This article is part of our special report European economy: On the road to recovery or still in stagnation?.
The slowdown of Europe’s economic growth and the risk of a new recession if the ongoing trade war worsens could steer the political agenda in the run-up to next May’s European elections.
When voters went to the ballot box in the last European elections in 2014, the EU economy was coming out of the woods after suffering the most severe recession in the history of the Union.
But if member states were coming out of the hole in 2014, this time around they may be nearing a new one.
Institutions, analysts and economists agree that European output is losing steam. Following a better-than-expected 2017, the economy is slowing.
The alarm bells are not sounding yet, because the engine of internal demand is still working.
But an increasing choir of voices are starting to point to 2020 as a critical year when this expansionary cycle may come to an end.
It could be before, an EU source pointed out, if external risks, in particular, the global trade war deployed by US President Donald Trump, continue to worsen.
In 2014, the EU economy grew at 1.8%, and the eurozone at 1.4%. Next year, the EU 27 countries (without the UK) are expected to grow at 2.1, according to the European Commission forecast published in July.
The EU executive revised downwards expected grow for this year and the next, given that the economy is starting to decelerate and the trade dispute is already denting global growth.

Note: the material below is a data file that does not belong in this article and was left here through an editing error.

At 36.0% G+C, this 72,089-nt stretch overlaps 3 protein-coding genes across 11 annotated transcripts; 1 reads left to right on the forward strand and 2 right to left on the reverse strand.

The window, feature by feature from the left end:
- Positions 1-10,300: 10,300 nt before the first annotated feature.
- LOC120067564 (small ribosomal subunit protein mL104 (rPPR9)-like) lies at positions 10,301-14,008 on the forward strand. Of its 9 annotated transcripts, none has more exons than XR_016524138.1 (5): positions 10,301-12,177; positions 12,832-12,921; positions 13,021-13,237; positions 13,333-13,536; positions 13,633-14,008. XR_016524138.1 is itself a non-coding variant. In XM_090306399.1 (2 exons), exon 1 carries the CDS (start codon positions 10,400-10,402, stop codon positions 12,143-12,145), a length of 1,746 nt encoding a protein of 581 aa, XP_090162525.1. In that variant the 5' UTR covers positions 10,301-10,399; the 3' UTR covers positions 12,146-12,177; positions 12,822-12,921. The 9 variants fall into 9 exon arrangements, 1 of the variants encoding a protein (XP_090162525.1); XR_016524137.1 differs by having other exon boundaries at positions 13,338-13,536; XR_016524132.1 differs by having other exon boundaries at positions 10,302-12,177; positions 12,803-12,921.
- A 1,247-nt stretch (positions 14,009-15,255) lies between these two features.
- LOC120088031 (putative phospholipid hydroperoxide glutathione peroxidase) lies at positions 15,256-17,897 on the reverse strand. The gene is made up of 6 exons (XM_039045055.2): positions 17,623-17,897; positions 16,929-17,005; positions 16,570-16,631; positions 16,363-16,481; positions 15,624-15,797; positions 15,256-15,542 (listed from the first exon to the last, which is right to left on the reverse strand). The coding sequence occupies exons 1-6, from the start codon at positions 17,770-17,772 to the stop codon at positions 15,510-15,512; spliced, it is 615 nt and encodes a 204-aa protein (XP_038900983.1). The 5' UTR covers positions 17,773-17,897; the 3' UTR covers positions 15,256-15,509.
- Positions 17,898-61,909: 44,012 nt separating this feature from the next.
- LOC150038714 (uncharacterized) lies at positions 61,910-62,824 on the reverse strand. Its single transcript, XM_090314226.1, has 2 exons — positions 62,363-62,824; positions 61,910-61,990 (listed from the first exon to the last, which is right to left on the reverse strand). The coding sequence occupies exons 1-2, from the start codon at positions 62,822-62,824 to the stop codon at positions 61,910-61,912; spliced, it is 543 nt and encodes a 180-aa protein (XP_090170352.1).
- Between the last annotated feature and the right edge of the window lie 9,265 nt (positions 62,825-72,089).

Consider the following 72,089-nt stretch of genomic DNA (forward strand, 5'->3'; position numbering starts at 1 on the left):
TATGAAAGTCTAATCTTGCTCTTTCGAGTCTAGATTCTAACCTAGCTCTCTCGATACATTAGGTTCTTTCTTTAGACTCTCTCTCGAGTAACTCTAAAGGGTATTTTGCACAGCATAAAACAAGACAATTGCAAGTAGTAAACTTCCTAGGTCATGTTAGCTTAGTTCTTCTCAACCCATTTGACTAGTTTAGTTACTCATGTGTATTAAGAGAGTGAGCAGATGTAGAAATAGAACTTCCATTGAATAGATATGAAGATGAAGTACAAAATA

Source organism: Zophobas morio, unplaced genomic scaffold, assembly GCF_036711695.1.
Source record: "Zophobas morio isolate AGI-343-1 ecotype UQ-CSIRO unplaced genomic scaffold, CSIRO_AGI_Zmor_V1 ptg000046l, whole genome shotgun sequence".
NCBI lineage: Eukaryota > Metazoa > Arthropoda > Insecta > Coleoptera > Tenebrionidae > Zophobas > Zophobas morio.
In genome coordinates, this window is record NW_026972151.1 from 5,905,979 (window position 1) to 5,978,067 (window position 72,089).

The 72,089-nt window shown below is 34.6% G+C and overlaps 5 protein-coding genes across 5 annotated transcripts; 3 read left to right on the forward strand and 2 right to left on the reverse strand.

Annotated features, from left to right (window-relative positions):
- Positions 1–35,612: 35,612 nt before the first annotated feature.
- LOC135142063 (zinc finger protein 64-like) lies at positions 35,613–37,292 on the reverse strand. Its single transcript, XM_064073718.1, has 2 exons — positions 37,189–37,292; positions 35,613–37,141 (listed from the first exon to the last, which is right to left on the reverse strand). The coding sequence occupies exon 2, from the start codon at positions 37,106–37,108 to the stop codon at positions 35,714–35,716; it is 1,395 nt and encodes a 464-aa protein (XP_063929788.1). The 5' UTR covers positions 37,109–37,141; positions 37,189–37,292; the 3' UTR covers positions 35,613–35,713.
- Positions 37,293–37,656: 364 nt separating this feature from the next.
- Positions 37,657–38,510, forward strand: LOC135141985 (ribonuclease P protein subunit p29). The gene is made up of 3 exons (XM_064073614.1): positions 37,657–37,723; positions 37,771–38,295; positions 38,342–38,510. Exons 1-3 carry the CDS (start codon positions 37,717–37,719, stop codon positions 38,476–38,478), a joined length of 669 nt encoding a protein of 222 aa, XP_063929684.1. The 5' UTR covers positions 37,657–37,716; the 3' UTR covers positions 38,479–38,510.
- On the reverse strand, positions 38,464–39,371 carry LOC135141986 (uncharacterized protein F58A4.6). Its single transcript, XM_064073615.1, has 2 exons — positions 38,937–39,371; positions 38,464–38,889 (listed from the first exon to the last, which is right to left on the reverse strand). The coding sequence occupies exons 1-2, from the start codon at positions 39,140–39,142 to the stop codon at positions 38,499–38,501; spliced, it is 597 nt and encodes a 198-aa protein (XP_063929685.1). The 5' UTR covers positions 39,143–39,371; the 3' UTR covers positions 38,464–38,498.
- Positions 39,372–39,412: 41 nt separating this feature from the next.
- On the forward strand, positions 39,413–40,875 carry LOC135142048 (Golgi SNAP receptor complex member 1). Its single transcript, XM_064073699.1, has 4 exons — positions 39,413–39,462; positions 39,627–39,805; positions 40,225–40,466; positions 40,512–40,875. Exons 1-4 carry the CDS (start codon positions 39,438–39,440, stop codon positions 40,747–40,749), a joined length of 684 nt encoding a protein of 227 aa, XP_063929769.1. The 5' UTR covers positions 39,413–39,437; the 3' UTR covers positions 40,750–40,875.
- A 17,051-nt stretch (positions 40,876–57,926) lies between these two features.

“I don’t want to underestimate downside risks, they undoubtedly exist”, especially the trade disputes, but “we are still on this cycle of expansion so we are not expecting any kind of catastrophe”, the Commissioner for Economic Affairs Pierre Moscovici commented in July.
The raw economic numbers are promising. All European economies are growing, unemployment is falling across Europe and public deficits are below 3%.
Since 2013, 9.2 million jobs have been added, although in some countries and sectors, employers still find it difficult to hire workers.
European Central Bank chief Mario Draghi told EU leaders on Thursday (18 October) that, when it comes to the labour market, the end of the cycle is nearing, given the difficulties in some member states to find workers.
The positive side effect is that the scarcity of skilled workers is pushing up salaries. Annual growth in negotiated wages in the eurozone increased from 1.5% in 2017 to 2.2% in the last quarter.
But the loss of economic steam is coming in parallel with piling external risks and a large number of potential triggers of the next recession. For analysts, China’s high debt level is a worrying factor.
In Europe, meanwhile, the bitter clash between Italy and its EU partners over Rome’s budget for next year could also bring a repeat of the market turmoil seen in 2011 and 2012.
But investors and experts agree that crises always come from unexpected flanks, the “unknown unknowns” as Donald Rumsfeld once said.
Extreme parties and populist forces have been on the rise across Europe in recent years despite the robust economic figures. Their numbers could only improve once the consequences of the slowdown start to kick in.
In the last Eurobarometer, published last week, the number of citizens who consider that things are moving in the wrong direction in Europe started to increase again after two years of decline. Today, half of Europeans are unhappy with the direction Europe is heading.
In recent years, economic dissatisfaction has proved to be a powerful force to shake up the political landscape in Europe and elsewhere, from the ‘Indignados’ movement in Spain to Occupy Wall Street or the Arab Spring.
Extreme parties are starting to turn back again to the economic agenda to throw their punches.
The leader of far-right Lega in Italy, Matteo Salvini, attacked Brussels’ “politics of austerity” when he launched a new political platform together with French nationalist Marine Le Pen.
Their punches will only hit harder if the numbers start to turn red again.